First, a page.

In which industries, verticals or sectors have you focused your career? 

I’ve been all over the map! Action Sports, Hospitality, Fintech and SaaS.

Why do so many companies struggle with making HR a priority? Many say that people come first, but when it comes to budget or follow through, the reality doesn’t quite line up. What are some common mistakes companies make?

In my opinion, it has a lot to do with the language of Human Resources. We are captive of the words in which we have socially interpreted. A “resource” is something you go to only when you need something, not something that is generally integrated into the operations of a culture. 

I know myself and many of my peers have also been treated as no more than a sidebar resource throughout much of my career due to socially antiquated interpretations of the department. 

All that to say, the biggest mistake is not actually using language that describes the actual work “HR folks” do in relation to the strategic outcome.

You’ve been selected to give a keynote address at a major HR and leadership conference. What topic will you discuss and what major points will you touch on?

Remote-First Culture Architecture. We’d jam on the 5 key pillars to help S.H.I.F.T individual and collective mindsets to remote-first thinking: 

  • Setting clear expectations
  • Harnessing the tools 
  • Inspiring Engagement
  • Fostering well-being
  • Training the brain. 

Have you seen, firsthand, any AI impacts on the practice of people ops? What impacts are you expecting in the next few years?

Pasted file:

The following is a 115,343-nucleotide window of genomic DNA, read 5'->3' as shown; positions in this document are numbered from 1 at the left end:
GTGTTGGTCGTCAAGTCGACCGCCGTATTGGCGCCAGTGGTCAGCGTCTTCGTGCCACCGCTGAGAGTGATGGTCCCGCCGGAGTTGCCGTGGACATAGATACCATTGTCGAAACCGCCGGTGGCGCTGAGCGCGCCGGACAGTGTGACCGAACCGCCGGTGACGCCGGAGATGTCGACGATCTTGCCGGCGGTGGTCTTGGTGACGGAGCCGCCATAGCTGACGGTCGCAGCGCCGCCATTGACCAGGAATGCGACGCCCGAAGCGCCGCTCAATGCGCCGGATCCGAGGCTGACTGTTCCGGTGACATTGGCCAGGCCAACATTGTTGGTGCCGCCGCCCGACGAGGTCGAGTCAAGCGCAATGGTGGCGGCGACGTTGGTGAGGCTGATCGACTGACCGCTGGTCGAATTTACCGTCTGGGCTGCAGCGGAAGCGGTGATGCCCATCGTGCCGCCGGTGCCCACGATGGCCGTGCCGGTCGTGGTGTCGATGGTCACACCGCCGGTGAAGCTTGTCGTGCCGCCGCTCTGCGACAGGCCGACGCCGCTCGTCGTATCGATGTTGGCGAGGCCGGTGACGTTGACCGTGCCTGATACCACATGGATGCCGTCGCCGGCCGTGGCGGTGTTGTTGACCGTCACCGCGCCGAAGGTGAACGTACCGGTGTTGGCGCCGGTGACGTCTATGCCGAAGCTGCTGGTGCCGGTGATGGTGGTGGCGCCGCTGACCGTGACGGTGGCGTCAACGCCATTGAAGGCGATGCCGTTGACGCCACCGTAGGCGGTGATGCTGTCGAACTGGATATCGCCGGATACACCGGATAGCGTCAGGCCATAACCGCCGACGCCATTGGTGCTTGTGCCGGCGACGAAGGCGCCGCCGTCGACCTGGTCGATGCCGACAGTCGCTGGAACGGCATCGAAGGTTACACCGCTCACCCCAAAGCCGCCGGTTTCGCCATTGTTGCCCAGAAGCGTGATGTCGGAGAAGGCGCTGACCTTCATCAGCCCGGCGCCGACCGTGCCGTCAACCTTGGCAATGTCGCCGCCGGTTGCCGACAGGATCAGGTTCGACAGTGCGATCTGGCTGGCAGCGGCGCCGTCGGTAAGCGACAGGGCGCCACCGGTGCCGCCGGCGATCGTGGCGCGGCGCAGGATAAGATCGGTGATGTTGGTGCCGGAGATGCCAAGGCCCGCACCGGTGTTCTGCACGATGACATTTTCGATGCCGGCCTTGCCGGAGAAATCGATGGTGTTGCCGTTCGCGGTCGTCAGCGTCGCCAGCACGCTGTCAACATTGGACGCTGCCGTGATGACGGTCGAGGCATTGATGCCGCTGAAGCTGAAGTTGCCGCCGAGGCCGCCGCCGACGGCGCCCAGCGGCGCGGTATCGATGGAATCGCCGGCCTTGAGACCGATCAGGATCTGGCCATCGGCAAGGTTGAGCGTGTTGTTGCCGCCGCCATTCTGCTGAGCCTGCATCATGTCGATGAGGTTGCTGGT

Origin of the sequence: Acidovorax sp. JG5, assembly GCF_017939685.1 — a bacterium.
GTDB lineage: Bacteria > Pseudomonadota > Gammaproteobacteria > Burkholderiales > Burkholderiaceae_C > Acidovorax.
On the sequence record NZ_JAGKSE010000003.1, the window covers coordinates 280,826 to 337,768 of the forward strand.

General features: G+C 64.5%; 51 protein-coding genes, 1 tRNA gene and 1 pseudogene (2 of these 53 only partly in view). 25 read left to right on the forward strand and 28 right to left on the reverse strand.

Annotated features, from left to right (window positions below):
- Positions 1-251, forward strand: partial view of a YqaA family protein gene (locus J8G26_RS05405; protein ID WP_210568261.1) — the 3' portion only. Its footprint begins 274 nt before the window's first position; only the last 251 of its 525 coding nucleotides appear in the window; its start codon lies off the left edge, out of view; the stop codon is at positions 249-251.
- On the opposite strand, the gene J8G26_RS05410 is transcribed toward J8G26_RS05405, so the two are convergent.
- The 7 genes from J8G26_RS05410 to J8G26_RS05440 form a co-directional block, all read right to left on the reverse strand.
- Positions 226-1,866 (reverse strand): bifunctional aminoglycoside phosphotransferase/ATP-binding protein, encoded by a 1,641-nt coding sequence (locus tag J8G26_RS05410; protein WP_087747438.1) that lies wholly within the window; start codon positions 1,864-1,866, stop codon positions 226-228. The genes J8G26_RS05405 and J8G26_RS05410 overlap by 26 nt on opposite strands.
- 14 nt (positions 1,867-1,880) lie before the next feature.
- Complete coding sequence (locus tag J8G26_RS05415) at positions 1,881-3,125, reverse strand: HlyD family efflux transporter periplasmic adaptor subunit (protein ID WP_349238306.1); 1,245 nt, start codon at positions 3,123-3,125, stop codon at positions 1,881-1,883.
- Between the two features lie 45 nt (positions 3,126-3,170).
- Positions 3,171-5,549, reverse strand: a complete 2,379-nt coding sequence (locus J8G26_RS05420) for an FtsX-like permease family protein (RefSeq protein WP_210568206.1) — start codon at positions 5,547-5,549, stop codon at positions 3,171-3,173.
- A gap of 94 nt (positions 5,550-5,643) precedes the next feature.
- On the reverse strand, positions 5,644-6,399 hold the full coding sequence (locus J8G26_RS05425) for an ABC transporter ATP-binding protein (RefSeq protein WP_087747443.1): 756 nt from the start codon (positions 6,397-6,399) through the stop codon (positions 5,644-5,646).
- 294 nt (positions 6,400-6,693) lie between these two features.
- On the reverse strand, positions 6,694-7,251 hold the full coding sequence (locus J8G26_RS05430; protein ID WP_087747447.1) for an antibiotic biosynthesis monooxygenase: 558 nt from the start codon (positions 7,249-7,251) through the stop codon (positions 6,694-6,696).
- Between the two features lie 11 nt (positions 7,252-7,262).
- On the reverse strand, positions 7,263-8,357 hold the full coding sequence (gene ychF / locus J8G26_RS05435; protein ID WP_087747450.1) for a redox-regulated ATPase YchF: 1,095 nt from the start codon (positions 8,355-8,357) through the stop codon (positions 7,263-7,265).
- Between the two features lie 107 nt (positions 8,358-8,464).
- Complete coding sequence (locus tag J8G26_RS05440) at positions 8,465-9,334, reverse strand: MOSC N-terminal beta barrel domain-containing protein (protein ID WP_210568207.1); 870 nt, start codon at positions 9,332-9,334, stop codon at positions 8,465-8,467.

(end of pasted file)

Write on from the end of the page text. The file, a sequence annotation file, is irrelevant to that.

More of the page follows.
These days, it’s safe to say, there’s probably an AI for that.” 

AI is definitely impacting the HR and People Operations space when it comes to recruiting, communications and employee engagement. In the next few years, I see a significant investment in AI when it comes to codifying company culture through human behavior patterns (neat!) 

What skills have served you best in your career?

Imagination, adaptability, empathy, cross-cultural competence.

What’s the best advice you’d give someone just starting out in their people operations career, or just starting to transition from a related discipline?

  1. Approach every day as if you were a scientist: research your culture, gather data, try things out!
  2. Learn & present your business case for everything 
  3. Work with people who make it safe to fail
  4. Manage your own psychology and be open to un-learning 
  5. Read, a lot. 

Also, write this down and stick it on your desk now: You don’t need to set yourself on fire to keep everyone else warm. 

What trend do you think will be most impactful in the people ops space over the next three years?

Hire to retire employee journey mapping. Some forward-thinking leaders are already doing this, but just as most customer-focused companies map their customer journey, more teams will be adopting the practice.

What’s your biggest “hot take” or “least popular opinion” about an issue within the industry? 

Not everyone needs an office to have an engaged culture.

By David Rice

David Rice is a long time journalist and editor who specializes in covering human resources and leadership topics. His career has seen him focus on a variety of industries for both print and digital publications in the United States and UK.